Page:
Korean Fried Chicken will rock your world!
After reading about it for a while, in September I tried Korean-style fried chicken at two different places, Kyedong on Northern Blvd. in Flushing and Bon Chon Chicken on Bell Blvd. in Bayside.
I highly recommend that chowhounds who haven't been to check them out. Which one's better? They're both...different.
Bon Chon has a thicker coating and is crunchier (therefore closer to some Southern-style fried chicken in texture) whereas Kyedong has a paper-thin coating and is therefore more delicate.
Bon Chon's hot version is hotter and their soy version seems to be more garlicky. Kyedong again, in both instances, is a bit more delicate (though still delicious).
Kyedong also has other things like pork bellies and Korean sausages on the menu which, while I didn't try them, look quite enticing.
Both cook to order so be prepared to wait a good 20–30 minutes.
So which one is better? They're just different. Which one would I go back to first? Kyedong - to try that sausage!
Until one of these opens up on Fresh Pond Road or Myrtle,
Glendale is hungry...
My partner and I went back to Kyedong for more chicken and to try the sausage I mentioned in my initial posting. What I have to report is not so much disappointing as it was unexpected.
The chicken at Kyedong that I had last week was just like the chicken I had several months ago at Bon Chon chicken on Bell Boulevard in Bayside. It was lustily crunchy and bold with the heat (ordered the hot flavor—not the soy). It was still absolutely delicious but gone was the paper-thin crust on the skin and the subtlety of the spices. Has Kyedong changed recipes? If so, waa—I 'll miss the variety (at least it's still good though!).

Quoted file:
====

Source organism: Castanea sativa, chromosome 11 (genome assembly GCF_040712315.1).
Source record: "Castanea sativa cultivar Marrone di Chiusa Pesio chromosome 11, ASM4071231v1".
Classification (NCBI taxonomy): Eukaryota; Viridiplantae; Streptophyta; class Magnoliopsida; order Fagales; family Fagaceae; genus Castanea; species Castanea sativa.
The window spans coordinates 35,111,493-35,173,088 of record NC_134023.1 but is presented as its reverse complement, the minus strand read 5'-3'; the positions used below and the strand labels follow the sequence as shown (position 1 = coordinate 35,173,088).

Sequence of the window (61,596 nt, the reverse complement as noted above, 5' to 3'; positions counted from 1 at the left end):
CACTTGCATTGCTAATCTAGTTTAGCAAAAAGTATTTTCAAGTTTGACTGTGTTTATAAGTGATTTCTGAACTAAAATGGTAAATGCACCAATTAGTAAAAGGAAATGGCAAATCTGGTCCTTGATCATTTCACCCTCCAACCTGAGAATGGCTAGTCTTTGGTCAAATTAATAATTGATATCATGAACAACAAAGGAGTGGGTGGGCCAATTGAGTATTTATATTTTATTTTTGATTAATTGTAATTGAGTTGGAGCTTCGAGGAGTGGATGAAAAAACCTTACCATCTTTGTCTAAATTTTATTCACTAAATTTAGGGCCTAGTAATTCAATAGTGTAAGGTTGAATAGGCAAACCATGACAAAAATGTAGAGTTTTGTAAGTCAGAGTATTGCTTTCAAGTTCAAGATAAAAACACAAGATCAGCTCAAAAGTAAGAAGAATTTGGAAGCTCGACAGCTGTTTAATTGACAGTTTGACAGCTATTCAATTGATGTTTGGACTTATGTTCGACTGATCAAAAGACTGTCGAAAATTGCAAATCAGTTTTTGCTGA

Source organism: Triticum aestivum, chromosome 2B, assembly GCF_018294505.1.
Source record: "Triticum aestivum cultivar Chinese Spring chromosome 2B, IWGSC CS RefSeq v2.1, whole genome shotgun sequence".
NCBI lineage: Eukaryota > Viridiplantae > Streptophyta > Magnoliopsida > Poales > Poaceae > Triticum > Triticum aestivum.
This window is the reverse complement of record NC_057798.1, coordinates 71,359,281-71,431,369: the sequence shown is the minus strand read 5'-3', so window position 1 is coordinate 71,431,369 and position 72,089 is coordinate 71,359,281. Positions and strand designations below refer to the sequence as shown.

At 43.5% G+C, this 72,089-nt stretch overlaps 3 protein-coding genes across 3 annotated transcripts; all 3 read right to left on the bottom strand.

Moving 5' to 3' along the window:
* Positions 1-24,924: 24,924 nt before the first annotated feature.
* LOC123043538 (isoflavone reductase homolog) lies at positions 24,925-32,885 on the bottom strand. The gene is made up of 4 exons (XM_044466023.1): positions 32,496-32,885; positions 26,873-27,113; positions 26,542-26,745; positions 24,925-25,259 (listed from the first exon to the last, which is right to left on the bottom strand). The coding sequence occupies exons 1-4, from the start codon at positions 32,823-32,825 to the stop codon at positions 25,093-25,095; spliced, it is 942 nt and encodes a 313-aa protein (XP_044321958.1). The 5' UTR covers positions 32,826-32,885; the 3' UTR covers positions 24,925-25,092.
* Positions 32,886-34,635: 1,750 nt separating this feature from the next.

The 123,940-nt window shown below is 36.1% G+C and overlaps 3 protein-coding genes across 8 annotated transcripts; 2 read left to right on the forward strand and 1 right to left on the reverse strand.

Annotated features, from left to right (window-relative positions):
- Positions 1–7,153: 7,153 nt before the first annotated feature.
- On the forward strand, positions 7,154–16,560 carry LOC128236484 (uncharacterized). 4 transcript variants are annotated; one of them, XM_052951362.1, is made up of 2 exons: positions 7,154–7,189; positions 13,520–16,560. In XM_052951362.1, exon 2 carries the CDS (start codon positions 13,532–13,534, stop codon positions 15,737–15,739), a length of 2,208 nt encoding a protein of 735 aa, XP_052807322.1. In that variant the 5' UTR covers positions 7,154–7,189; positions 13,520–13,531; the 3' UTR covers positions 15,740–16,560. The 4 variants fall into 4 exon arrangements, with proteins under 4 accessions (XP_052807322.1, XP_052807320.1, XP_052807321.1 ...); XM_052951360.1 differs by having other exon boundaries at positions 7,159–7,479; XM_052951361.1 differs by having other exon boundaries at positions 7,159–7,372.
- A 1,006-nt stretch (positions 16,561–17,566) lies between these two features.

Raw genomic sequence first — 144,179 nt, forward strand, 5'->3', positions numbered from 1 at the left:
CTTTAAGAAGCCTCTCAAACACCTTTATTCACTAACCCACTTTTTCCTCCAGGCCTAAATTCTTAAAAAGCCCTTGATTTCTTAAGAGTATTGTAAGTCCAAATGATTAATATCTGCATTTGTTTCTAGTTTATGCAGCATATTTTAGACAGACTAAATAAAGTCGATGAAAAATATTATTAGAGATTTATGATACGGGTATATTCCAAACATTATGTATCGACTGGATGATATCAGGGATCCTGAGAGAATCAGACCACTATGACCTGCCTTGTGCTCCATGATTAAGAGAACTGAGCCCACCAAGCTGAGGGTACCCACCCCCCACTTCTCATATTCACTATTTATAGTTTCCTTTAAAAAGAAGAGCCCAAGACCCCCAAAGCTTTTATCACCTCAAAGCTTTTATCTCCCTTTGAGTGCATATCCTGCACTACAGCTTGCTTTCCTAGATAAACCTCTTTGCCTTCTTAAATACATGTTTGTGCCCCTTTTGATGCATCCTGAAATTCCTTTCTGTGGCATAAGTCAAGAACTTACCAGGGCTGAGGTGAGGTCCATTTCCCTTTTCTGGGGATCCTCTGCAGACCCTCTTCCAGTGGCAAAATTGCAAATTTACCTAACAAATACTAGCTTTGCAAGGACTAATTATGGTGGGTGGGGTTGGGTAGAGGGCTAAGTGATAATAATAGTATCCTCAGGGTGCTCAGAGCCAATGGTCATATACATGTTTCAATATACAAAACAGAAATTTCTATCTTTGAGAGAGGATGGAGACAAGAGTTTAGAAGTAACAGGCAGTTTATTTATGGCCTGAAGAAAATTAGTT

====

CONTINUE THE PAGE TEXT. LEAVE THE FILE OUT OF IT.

Also, the sausage was crrrrraaaazy! It was a black, garlic-fortified blood tube run through with long ramein noodles. The sausage is simmered in liquid and then sliced on the bias into discs. Because of the soft noodles and apparent lack of meat, the discs are floppies and not very dense.
To be honest, the texture of these lightweight, somewhat gelatinous things was a little off-putting to me. However, the operative word here is "was." My partner and I each only had a couple of slices at the restaurant and took the rest home.
The next day I fried them up in a non-stick skillet until they got crispy on both sides. Perfection. Crispy yet moist with a garlic blast in your mouth. I'm surprised the restaurant doesn't offer the sausage served this way as well.
Next time—pork bellies!
Glendale is hungry...